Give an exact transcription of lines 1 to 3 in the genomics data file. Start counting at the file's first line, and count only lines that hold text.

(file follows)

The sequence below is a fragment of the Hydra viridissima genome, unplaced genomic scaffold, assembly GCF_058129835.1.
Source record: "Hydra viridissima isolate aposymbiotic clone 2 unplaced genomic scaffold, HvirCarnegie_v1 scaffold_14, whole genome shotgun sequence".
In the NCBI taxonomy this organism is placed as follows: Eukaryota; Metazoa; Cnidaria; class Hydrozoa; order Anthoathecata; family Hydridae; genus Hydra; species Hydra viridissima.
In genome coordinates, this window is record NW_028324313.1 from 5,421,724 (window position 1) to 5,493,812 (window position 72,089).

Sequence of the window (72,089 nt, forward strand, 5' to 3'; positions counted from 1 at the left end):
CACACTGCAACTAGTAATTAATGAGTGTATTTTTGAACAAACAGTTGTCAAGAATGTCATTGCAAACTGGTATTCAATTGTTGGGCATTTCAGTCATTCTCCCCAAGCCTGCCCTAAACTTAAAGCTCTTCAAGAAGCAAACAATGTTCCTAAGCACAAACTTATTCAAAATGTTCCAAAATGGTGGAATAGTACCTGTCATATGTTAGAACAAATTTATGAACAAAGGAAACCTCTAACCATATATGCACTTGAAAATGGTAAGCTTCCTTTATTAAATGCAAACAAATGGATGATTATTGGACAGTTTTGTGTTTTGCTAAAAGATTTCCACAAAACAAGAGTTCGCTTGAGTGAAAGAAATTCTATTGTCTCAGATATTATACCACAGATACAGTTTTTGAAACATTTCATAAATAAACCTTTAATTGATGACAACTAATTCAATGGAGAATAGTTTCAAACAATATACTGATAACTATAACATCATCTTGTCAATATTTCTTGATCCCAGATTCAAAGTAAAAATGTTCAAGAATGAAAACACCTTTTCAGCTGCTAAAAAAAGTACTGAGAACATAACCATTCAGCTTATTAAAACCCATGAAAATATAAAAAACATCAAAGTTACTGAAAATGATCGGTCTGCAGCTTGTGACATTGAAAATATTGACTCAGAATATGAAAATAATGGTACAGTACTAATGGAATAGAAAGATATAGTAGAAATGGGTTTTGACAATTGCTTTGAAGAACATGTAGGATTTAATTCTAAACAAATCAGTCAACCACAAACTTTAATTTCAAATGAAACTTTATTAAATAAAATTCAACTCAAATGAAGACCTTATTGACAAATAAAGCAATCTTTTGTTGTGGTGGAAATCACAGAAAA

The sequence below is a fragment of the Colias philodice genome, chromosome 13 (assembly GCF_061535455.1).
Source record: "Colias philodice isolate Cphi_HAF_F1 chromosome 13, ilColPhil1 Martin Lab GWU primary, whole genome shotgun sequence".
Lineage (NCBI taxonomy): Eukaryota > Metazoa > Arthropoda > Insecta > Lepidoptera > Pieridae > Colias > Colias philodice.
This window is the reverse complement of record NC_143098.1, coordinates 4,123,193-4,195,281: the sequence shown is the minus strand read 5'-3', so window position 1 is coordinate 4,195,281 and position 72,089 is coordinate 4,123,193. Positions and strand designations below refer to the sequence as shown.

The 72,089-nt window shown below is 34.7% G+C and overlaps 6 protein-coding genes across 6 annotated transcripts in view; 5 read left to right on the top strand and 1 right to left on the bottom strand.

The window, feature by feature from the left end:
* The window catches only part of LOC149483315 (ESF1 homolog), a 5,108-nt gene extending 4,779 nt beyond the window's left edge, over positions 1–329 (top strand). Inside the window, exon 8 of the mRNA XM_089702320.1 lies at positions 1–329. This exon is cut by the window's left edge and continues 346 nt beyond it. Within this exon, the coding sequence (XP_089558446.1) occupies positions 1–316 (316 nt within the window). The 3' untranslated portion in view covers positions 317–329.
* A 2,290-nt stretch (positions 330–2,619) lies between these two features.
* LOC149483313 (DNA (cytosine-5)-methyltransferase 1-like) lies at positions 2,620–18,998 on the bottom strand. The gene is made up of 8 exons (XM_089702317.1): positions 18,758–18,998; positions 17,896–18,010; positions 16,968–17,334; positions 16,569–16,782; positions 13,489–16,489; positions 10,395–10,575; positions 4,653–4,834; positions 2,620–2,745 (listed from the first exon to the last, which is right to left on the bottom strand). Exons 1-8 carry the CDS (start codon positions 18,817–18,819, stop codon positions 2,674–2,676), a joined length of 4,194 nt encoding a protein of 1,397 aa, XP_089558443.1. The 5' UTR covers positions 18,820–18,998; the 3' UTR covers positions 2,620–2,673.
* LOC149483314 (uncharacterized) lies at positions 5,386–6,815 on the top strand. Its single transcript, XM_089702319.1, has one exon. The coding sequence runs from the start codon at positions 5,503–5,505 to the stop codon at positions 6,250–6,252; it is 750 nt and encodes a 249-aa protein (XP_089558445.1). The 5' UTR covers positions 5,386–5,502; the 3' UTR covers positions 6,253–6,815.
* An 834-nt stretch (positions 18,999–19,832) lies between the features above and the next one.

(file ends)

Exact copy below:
The sequence below is a fragment of the Hydra viridissima genome, unplaced genomic scaffold, assembly GCF_058129835.1.
Source record: "Hydra viridissima isolate aposymbiotic clone 2 unplaced genomic scaffold, HvirCarnegie_v1 scaffold_14, whole genome shotgun sequence".
In the NCBI taxonomy this organism is placed as follows: Eukaryota; Metazoa; Cnidaria; class Hydrozoa; order Anthoathecata; family Hydridae; genus Hydra; species Hydra viridissima.